Ohad Naharin is an enigma.
In the early part of the documentary “Mr. Gaga,” the famous Israeli choreographer says he was first drawn to dancing because his grandmother used to dance to try to draw his autistic twin brother out of his shell.
But near the film’s conclusion, Naharin confesses that he made it all up, saying it’s OK for artists to fabricate such stories in the media.
Yet earlier in the film, we saw home movies of the grandmother dancing, and of a 5-year-old Naharin dancing alone — though his autistic twin is never seen onscreen.
So what’s the truth?
Maybe a few more viewings of “Mr. Gaga” will help. The 100-minute film, which came out in 2015 but just opened in theatrical release in the United States last month, is playing limited engagements at the Opera Plaza Cinema in San Francisco, the Shattuck Cinemas in Berkeley and the Smith Rafael Film Center in San Rafael starting Friday, March 10.
In Hebrew and English with English subtitles, the film tells the story of the revolutionizing choreographer and artistic director of Israel’s Batsheva Dance Company. Among Naharin’s many claims to fame is his creation of a movement language and pedagogy called Gaga, which has defined the company and characterized contemporary Israeli dance.
The film suggests that Naharin was fueled by rage, that he was greatly affected by the carnage he saw in the Golan Heights while performing for Israeli Defense Forces troops during the Yom Kippur War in 1973.
One thing is for sure: The 64-year-old has never been afraid to take risks.
When the Batsheva Dance Company was asked to perform at an Israeli Independence Day festival in 1998, Naharin created a piece in which dozens of dancers were to appear onstage in boxer shorts while singing the traditional Passover song “Echad Mi Yodea?” (Who Knows One?). Though it involved no nudity, the piece attracted the ire of Orthodox leaders, and the company opted not to perform rather than wear more “modest” outfits.
Naharin began dancing at age 22. As “Mr. Gaga” recounts, he was spotted by dance legend Martha Graham in Tel Aviv and was invited to join her company in New York. Soon he was attending classes at the School of American Ballet and Juilliard and gaining a level of success in America, but when he was offered a job in 1990 as the Batsheva company’s artistic director, he jumped at the opportunity to go home.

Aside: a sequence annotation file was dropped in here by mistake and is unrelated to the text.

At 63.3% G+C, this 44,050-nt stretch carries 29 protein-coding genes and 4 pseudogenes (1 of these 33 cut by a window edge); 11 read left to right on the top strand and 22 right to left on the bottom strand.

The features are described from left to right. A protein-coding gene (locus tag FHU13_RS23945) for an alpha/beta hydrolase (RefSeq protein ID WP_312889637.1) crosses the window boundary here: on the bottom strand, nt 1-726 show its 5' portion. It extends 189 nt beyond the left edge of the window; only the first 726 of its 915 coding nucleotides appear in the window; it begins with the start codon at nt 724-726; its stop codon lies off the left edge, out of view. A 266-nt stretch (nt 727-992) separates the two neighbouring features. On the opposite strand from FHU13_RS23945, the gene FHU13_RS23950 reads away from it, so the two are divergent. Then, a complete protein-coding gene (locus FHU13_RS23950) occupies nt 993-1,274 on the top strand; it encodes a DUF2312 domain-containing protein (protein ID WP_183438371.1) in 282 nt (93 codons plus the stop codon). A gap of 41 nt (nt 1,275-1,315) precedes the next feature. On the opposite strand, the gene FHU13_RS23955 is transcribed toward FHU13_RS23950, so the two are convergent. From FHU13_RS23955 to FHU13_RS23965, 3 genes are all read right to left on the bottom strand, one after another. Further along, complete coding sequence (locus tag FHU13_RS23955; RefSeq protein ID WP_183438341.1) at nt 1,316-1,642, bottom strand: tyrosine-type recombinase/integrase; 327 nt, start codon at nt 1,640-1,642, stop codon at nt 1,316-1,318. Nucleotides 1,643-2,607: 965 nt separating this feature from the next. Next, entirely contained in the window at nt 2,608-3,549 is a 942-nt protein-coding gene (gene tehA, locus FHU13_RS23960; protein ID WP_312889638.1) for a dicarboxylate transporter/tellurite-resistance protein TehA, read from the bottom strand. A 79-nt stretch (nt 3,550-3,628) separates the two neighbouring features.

Most of the film focuses on Naharin’s strong work ethic and passion for what he does. Clips of Naharin directing his dancers are juxtaposed with onstage performances. In many sequences he appears to be a kind and gentle teacher, yet some of his former colleagues recall a taskmaster.
Naharin was in San Francisco less than a month ago for three sold-out performances of his “Last Work,” a piece he talks about in the film. In one part of “Last Work,” Batsheva dancers wrap themselves in duct tape, perhaps a reminder of the 1991 Gulf War when Israelis were instructed to use duct tape and plastic sheets to seal their homes in the event of a chemical weapons attack.
In the film, Naharin often speaks of the power of dance to heal, and he has had quite a lot from which to heal. He had to undergo back surgery because of dance-related injuries, and was devastated by the death of his wife, American dancer Mari Kajiwara, from cancer at age 50.
To that end, Naharin created Gaga, a form of dance and instruction intended to increase knowledge and self-awareness through the body. Gaga can, according to Naharin, increase stamina and agility. In open Gaga classes, dozens of students of all ages and sizes improvise movements together. Some are professional dancers, some are not. We see a young mom dance as she holds her baby. We see seniors smiling happily as their bodies are re-energized. We see another mom dance before her disabled child, doing for the child what his grandmother did — or didn’t — do for his autistic brother all those years ago.
“Mr. Gaga” paints a fascinating portrait of a man who dedicates his life to his craft. The film, directed by Israeli filmmaker Tomer Heymann, offers a great deal of insight into who Naharin is and how his work was impacted by the circumstances of his life. But at the same time, it doesn’t reveal too much.
Naharin bares his emotions when he dances and via the performance pieces that he creates, yet keeps his soul and his innermost thoughts to himself. The result is a film that may leave some viewers yearning for more. Perhaps there’s more to be found when seeing a dance company performing an entire Naharin piece.